Since she had one foot in the door and a successful jewelry business in Dallas, connections to hard-to-source royal jewels eventually sought her. “My suppliers knew I was collecting, so they would keep an eye out, and tell me if anything came on the market,” she says. Dalal’s first acquisition is still her most cherished: a mother-of-pearl and turquoise pen set, a bit of lead still inside. “I wondered what this pen wrote. How many letters were sent, all the stories that had been written. I’m romantic by nature in that way.”
Today, Dalal has a collection of more than two dozen royal jewels and acquisitions. She doesn’t show them publicly, nor does she actively sell them. They are not meant to be worn, but rather intended, eventually, for a museum.
Her treasures are awe-inspiring, a testament to the workmanship and distinctly Indian design aesthetic: A 22K gold turban ornament in the shape of a peacock feather is encrusted with emeralds, rubies, and diamonds; a ruby Kum Kum box is topped with a diamond bird, whose wings mechanically lift up and down as if in flight; a set of armbands is anchored by massive sliced diamonds and embellished with pearls and lapis enamel; and even a set of tunic buttons, with precious stones flanking the front, have a painstakingly detailed enamel design on the back.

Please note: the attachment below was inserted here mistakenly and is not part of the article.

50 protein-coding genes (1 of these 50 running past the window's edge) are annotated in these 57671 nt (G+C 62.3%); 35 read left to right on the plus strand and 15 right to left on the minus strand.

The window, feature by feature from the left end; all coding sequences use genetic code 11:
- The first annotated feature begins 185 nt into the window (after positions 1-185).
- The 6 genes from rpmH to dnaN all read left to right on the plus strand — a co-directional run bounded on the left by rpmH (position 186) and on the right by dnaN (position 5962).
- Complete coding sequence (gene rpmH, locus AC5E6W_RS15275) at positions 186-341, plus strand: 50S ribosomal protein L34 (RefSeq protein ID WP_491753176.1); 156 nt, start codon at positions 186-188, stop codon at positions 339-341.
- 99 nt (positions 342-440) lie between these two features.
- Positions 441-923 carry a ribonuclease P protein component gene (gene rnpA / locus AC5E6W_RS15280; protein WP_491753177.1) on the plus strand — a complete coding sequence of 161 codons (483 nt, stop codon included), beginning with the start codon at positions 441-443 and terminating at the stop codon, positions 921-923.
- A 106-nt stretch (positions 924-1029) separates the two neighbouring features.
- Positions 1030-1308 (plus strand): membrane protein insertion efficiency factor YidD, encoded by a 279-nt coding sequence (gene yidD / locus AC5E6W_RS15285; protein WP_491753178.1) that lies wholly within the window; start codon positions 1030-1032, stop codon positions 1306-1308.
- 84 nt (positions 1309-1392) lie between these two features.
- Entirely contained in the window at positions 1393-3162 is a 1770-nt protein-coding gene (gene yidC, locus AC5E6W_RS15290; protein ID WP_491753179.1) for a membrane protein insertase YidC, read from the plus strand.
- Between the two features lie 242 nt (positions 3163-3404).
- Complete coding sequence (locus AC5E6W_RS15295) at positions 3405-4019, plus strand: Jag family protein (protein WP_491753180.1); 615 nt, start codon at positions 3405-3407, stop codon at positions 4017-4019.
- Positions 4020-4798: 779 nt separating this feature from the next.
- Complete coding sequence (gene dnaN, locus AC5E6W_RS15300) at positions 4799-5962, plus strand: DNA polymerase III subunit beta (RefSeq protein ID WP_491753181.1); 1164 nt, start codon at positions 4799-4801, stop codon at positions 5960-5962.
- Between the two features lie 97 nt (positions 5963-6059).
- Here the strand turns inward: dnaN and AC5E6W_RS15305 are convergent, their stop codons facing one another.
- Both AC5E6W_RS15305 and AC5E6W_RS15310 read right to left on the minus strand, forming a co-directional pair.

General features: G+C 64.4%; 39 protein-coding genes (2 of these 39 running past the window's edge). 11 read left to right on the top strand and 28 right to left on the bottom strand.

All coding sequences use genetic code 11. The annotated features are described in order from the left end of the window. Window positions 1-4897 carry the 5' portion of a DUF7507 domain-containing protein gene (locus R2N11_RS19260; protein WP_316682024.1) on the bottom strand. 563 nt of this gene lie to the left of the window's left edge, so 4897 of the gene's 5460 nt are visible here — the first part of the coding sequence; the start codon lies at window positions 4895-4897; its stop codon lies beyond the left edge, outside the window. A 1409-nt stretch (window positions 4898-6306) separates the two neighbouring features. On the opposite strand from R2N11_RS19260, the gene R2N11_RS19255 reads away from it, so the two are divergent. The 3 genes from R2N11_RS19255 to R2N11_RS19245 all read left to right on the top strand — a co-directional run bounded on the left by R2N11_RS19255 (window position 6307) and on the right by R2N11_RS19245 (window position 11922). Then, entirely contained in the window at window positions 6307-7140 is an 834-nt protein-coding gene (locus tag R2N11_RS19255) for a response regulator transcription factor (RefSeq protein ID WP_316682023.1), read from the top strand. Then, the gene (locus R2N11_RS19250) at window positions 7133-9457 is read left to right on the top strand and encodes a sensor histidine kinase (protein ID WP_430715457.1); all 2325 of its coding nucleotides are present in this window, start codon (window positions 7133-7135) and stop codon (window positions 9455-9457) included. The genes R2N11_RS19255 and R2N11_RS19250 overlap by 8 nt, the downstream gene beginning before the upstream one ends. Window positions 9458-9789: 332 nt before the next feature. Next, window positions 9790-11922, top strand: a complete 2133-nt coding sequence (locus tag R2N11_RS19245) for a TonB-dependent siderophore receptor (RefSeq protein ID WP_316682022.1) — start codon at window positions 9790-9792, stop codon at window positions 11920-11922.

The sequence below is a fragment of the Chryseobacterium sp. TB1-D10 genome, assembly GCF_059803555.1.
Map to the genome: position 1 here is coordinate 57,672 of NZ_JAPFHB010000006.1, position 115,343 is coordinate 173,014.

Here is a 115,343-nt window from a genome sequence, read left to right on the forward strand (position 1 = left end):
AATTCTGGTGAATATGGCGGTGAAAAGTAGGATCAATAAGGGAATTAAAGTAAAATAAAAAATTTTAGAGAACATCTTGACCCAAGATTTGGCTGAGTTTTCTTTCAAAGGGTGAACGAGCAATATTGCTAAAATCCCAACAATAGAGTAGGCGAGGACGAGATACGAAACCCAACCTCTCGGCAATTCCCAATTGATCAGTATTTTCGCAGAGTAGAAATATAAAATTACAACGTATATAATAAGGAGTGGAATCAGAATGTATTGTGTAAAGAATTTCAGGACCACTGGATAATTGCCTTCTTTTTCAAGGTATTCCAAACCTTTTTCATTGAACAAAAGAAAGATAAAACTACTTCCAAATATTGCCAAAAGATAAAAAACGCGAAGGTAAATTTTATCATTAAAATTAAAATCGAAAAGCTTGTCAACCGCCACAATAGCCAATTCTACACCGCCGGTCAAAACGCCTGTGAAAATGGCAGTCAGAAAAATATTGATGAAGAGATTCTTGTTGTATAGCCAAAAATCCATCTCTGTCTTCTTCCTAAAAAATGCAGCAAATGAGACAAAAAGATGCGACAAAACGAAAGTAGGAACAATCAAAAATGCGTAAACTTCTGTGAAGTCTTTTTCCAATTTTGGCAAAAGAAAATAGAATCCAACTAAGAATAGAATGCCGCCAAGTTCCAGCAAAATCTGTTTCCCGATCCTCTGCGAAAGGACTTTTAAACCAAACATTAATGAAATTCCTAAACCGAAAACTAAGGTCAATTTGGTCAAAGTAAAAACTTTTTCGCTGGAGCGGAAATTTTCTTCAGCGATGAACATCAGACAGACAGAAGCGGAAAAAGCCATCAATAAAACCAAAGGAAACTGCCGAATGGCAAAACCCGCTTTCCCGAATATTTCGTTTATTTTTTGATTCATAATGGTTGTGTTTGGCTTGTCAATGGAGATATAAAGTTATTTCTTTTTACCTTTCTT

“It’s a work of art,” says Dalal. “All good Indian jewelry will have two sides to it.”
This attention to all sides of a piece is typical of Mughal jewelry, of which Dalal has several works. It is these opulent Mughal designs that inspired many works made by the world’s most revered jewelry houses. Most famously, Pierre Cartier took a note from the divine royal Indian jewels in creating his first Tutti Frutti piece — a necklace commission from Queen Alexandra in 1901, to be worn with her Indian gowns.
Thereafter, maharajas in search of haute jewelry flocked to Cartier’s workshop in England. In 1911, after his inaugural voyage to India, Pierre’s brother, Jacques Cartier, was so inspired by India’s vibrancy, colors, and textures that he began regularly incorporating Indian Mughal gemstones and style in his designs. It caused a craze for Indian jewels across Europe for the larger part of the early 20th century.